A Theory of Debt Maturity: The Long and Short of Debt Overhang




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    • Douglas W. Diamond and Zhiguo He are with Booth School of Business, University of Chicago, and NBER. The authors gratefully acknowledge research support from the Center for Research in Security Prices at Chicago Booth. Diamond gratefully acknowledges support from the National Science Foundation under award number 0962321. They thank two referees, seminar participants at MIT Sloan, OSU Fisher, Chicago Booth, Columbia, Yale, Harvard, UCLA, NBER 2010 Corporate Finance meeting in Chicago, AFA 2011 in Denver, Southern Methodist University, NYU Stern, Nittai Bergman, Hui Chen, Victoria Ivashina, Gustavo Manso, Gregor Matvos, Henri Pages, Raghu Rajan, Berk Sensoy, Jeremy Stein, Rene Stulz, Sheridan Titman, and especially Stewart Myers and Charles Kahn for insightful comments.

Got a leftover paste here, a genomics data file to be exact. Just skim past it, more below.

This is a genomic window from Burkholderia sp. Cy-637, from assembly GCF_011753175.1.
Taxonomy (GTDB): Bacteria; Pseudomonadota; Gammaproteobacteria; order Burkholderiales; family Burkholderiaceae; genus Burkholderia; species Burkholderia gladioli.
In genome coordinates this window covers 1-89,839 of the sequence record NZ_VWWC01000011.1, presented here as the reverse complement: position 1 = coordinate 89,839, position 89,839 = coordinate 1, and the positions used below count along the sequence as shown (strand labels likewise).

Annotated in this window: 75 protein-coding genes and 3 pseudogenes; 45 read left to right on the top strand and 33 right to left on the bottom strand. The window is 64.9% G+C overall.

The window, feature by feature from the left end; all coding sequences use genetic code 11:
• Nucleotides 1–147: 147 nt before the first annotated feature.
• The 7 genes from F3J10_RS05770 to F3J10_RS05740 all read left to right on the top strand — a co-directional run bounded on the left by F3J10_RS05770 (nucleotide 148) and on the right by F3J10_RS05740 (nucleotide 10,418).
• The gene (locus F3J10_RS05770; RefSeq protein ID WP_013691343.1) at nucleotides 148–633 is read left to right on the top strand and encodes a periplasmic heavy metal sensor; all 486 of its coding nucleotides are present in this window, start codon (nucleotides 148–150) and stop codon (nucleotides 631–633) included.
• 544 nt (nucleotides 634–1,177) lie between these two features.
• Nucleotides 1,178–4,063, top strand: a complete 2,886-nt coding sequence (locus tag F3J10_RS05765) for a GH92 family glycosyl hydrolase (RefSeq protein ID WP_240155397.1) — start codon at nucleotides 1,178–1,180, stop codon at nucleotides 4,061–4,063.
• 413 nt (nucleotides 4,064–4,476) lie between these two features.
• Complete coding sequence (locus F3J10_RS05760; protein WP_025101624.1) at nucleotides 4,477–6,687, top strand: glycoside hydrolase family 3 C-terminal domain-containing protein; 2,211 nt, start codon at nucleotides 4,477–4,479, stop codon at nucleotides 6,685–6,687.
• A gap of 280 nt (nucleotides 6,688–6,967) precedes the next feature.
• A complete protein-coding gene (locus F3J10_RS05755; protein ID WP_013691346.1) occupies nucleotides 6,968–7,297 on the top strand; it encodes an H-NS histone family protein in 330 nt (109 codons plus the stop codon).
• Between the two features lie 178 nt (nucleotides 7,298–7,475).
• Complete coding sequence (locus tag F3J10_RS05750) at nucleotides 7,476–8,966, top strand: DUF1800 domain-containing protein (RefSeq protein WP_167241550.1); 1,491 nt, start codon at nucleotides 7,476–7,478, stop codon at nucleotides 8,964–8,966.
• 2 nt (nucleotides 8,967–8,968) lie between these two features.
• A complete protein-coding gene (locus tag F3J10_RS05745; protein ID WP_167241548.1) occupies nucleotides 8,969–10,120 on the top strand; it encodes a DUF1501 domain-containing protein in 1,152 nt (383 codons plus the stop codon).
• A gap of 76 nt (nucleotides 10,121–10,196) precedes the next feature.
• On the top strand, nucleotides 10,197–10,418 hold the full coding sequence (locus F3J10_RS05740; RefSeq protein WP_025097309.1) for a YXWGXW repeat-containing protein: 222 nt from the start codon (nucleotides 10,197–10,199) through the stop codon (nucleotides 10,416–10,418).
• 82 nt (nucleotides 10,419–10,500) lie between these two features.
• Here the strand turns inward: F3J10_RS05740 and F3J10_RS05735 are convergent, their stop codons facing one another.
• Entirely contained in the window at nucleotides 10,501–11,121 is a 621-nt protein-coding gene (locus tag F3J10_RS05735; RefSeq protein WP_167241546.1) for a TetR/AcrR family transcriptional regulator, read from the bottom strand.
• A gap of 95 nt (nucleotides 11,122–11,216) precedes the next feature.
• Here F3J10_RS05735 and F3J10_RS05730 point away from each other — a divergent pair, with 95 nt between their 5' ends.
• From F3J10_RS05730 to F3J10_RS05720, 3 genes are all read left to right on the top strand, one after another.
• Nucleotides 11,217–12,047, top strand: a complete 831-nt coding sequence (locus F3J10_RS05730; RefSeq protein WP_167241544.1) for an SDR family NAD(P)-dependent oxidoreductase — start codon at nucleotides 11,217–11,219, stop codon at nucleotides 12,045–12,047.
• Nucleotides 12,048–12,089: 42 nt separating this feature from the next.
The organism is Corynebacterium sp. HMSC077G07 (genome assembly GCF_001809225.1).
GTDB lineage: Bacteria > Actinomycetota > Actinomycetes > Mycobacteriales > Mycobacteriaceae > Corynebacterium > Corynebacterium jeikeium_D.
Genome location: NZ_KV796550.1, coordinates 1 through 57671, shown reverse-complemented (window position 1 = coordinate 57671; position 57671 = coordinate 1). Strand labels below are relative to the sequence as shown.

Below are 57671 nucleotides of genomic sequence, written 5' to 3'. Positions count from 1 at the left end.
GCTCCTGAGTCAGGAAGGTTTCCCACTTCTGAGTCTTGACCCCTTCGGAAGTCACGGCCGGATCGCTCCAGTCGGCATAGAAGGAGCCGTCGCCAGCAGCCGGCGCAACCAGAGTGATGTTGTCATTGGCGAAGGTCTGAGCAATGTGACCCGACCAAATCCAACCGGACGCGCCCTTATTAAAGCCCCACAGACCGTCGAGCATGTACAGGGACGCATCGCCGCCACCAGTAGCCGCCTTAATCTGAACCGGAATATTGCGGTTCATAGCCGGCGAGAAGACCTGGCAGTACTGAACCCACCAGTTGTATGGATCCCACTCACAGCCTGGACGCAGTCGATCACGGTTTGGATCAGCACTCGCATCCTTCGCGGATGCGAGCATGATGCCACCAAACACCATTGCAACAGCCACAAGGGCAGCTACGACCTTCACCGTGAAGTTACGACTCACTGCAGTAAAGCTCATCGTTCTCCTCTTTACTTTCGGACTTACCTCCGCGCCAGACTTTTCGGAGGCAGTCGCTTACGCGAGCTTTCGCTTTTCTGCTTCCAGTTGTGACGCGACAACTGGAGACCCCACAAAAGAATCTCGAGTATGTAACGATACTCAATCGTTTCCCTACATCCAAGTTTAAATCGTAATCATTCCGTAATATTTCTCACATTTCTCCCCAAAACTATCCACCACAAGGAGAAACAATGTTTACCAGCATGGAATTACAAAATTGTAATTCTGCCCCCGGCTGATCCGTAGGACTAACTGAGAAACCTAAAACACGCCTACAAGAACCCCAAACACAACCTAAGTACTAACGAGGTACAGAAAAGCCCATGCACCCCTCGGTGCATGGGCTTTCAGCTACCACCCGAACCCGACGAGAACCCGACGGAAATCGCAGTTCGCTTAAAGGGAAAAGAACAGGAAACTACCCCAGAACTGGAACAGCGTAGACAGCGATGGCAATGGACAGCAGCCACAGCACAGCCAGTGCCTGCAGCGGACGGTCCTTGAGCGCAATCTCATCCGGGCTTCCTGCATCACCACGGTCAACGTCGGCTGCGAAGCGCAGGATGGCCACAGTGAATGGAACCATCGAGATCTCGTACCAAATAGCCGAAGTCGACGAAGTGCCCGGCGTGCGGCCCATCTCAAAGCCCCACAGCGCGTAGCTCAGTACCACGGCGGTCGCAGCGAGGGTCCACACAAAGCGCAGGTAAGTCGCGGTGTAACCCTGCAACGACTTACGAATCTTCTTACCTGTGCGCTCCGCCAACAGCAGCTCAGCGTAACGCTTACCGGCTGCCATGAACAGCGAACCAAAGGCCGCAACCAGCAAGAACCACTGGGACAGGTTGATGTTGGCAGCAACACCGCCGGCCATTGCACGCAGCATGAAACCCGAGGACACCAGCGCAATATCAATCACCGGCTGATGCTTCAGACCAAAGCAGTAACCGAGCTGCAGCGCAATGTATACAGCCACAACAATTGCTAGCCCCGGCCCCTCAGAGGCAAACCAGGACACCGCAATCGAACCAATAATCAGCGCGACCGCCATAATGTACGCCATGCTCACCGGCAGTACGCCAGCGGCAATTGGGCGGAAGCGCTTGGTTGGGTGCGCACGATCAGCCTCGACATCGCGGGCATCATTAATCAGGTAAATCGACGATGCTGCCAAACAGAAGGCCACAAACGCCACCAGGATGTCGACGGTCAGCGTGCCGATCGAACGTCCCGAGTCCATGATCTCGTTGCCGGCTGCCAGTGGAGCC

Debt maturity influences debt overhang, the reduced incentive for highly levered borrowers to make real investments because some value accrues to debt. Reducing maturity can increase or decrease overhang even when shorter term debt's value depends less on firm value. Future overhang is more volatile for shorter term debt, making future investment incentives volatile and influencing immediate investment incentives. With immediate investment, shorter term debt typically imposes lower overhang; longer term debt can impose less if asset volatility is higher in bad times. For future investments, reduced correlation between assets-in-place and investment opportunities increases the shorter term debt overhang.